Should sleep apnea sufferers moderate their alcohol intake?

Although alcohol consumption is not a direct cause of sleep apnea, it could worsen the symptoms of the condition and impact your ability to get a good night’s sleep. Indeed, alcohol relaxes the airway muscles and diminishes a person’s ability to wake themselves up when they have stopped breathing.

This is particularly concerning for sleep apnea sufferers who are prone to stopping breathing during sleep. If they stop breathing after drinking alcohol, they will likely have to go without oxygen for a long period of time. When they wake up, therefore, they may experience heightened feelings of fatigue and, indeed, more intense hangover symptoms.

Alcohol can also keep you awake

Whilst you may fall asleep faster after a night of drinking, you may find it difficult to stay asleep. This is because alcohol disrupts the body’s ability to regulate melatonin levels, rendering sleep less restful overall. For sleep apnea sufferers who already experience problems with insomnia, this kind of disruption could make symptoms much worse.

Sleeping well after drinking

Just because you have sleep apnea does not mean you should completely abstain from alcohol. There are various methods you should follow to mitigate its impact on your body, however. These include:

1. Monitor your intake

Try not to consume too much and stop drinking alcohol at least two hours before you get into bed. This will give your body time to metabolise the drinks. If you’re struggling to keep your intake down, try looking into low-alcohol or alcohol-free options that you can sip during social occasions.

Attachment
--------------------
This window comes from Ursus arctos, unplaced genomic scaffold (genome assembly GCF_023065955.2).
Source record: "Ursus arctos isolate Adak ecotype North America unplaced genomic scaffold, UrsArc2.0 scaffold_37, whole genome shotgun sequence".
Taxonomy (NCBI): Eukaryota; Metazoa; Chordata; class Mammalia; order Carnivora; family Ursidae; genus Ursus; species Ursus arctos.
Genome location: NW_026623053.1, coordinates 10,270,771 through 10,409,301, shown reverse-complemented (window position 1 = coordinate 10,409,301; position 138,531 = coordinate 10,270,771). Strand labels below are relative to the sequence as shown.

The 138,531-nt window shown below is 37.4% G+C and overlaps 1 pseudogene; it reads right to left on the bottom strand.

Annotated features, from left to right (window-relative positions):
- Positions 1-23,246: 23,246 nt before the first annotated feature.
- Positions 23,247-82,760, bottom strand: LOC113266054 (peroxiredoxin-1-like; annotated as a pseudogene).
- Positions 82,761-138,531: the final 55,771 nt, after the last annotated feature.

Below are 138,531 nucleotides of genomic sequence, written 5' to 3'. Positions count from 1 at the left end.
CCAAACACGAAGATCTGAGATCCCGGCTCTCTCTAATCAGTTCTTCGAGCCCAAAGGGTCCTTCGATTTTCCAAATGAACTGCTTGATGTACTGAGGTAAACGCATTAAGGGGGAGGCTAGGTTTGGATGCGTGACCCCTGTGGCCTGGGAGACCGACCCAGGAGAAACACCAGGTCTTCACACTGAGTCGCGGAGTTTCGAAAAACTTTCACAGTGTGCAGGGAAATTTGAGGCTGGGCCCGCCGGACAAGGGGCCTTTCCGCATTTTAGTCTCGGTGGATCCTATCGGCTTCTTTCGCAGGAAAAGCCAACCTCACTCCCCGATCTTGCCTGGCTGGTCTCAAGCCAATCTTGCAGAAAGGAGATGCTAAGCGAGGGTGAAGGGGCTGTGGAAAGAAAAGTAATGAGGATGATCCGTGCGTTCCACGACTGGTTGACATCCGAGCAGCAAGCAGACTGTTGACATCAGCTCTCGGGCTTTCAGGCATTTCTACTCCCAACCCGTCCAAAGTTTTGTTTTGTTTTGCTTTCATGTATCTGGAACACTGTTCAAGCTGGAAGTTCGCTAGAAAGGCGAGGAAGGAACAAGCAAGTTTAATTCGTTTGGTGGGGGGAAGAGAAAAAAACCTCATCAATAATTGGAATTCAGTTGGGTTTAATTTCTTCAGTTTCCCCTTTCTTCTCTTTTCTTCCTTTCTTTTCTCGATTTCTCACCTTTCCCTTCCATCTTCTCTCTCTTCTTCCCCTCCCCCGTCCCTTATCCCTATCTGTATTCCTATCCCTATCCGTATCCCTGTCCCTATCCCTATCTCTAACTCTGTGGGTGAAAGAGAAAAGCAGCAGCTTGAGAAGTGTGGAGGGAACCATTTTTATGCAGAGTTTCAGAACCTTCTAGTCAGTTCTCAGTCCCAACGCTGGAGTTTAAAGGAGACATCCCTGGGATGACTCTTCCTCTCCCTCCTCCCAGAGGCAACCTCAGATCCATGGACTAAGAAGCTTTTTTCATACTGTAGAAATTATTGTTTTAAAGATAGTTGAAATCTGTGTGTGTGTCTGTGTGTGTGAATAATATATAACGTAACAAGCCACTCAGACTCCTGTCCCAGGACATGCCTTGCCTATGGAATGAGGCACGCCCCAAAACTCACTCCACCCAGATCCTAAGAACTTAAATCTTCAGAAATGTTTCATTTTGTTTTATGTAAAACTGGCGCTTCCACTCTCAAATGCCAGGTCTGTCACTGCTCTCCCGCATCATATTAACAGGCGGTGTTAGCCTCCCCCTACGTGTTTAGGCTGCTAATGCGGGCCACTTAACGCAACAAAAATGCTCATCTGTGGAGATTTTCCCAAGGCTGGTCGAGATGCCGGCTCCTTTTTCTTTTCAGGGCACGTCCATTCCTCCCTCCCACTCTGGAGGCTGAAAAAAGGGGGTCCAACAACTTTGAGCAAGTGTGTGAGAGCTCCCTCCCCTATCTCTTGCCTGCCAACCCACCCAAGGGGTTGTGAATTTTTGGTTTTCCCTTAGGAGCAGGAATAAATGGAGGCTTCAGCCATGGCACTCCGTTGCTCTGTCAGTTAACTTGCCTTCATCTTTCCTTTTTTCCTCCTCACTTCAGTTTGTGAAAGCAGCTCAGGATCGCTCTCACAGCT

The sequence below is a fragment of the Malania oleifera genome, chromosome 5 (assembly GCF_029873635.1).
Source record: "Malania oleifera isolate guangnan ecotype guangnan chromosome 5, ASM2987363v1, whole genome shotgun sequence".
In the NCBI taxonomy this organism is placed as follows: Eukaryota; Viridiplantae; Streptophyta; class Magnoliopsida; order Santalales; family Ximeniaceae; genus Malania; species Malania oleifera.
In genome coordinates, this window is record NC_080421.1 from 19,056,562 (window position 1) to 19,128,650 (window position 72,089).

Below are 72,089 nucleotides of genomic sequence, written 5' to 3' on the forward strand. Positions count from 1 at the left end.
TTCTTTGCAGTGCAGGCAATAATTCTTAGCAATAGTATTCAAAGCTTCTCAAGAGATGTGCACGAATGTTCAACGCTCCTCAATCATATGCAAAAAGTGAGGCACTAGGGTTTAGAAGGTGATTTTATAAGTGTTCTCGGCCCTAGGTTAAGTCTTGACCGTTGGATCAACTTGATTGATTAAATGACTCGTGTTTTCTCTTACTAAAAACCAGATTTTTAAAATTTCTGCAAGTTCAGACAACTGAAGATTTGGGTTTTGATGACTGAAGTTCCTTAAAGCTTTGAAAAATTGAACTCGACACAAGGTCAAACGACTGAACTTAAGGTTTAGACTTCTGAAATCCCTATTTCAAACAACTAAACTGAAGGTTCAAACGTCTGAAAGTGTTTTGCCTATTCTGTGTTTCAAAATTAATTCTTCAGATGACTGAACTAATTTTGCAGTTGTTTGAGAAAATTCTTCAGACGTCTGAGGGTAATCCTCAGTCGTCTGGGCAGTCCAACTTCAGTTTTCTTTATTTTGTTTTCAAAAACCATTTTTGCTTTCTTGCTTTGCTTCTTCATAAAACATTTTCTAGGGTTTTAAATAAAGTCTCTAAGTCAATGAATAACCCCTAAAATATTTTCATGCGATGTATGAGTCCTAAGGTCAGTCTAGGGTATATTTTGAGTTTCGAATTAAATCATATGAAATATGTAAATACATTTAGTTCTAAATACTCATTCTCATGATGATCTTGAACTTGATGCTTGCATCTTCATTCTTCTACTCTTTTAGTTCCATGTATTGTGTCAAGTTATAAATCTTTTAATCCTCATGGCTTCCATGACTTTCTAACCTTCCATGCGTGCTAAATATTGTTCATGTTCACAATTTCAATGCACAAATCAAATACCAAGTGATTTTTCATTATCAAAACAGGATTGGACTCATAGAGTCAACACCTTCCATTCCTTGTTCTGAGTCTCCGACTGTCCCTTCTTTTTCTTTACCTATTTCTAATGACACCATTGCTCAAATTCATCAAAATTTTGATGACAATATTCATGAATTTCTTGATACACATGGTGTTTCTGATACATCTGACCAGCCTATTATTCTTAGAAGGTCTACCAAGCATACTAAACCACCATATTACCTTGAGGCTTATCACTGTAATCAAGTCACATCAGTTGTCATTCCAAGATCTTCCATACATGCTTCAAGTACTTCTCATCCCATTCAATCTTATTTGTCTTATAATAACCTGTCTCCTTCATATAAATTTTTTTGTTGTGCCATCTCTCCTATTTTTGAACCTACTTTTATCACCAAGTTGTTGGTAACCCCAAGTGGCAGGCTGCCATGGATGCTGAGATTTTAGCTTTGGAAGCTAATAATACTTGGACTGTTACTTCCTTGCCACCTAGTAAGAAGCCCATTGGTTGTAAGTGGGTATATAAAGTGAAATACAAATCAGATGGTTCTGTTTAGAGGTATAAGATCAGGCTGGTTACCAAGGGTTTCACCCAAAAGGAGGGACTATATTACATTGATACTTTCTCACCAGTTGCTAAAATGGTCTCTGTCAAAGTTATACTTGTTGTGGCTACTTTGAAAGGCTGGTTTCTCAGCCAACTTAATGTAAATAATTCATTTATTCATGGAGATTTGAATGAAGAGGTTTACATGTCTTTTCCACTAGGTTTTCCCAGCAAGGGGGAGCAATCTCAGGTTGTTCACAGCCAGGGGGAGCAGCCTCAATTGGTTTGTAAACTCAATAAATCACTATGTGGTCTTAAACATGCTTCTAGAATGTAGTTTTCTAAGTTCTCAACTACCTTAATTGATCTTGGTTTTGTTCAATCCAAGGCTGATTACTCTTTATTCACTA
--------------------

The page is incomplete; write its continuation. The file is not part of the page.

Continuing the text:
2. Always use your CPAP machine

This goes without saying, but it is always best to use your CPAP machine if you have one, particularly after drinking. If you’re a little tipsy it may be tempting to skip this vital step, so make sure to remind yourself a number of times before your evening is over.

3. Sleep on your side

Sleeping on your side allows gravity to open your relaxed airway, helping you to breathe more easily and potentially making your CPAP mask more effective. In fact, sleeping in this position is a good idea even if you have not been drinking.

ApneaSeal – An Innovation Discovered by Accident

ApneaSeal is Aussie Innovation at its best

Like countless ‘accidental’ discoveries in history such as Penicillin or the heart pacemaker, ApneaSeal was born on the merits of providing a customised CPAP mask fit to improve patient compliance and soon after, a prototype ApneaSeal was serendipitously born with the unique and advantageous property of being a rigid plastic. We often hear the question, “how on earth can hard plastic be comfortable”? Let’s discuss the science…

Yes, a Hard Plastic Mask

Traditional mask technologies target a need to make it easy for clinicians and patients to fit the mask with minimal sizes. Therefore, the mask needs to conform to a great diversity of patient faces… call it a perfect compromise that requires the mask to have soft, flexible qualities, however this property can make a mask prone to leak especially at high pressure.

Those skilled in mask engineering know how challenging it is to make a mask work exceptionally well within its very long list of design requirements. However, one design contradiction has, until now, been difficult to solve. That is, how to make the mask comfortable by conforming to the individual’s face, however, provide structural integrity and stability to maintain a seal throughout the night.

The stable comfort of an ApneaSeal is a unique combination that received its first granted patent in 2018. ApneaSeal uses human engineering skill to custom design a mask for each patient that spreads the forces in such a way to seal over various structures of the face with very little contact pressure, typically much less than a traditional mask. This results in a mask that remains light on the face all night long, even though the material is rigid plastic. ApneaSeal backs this science by providing patients with a mask fit guarantee to provide a positive sleep experience.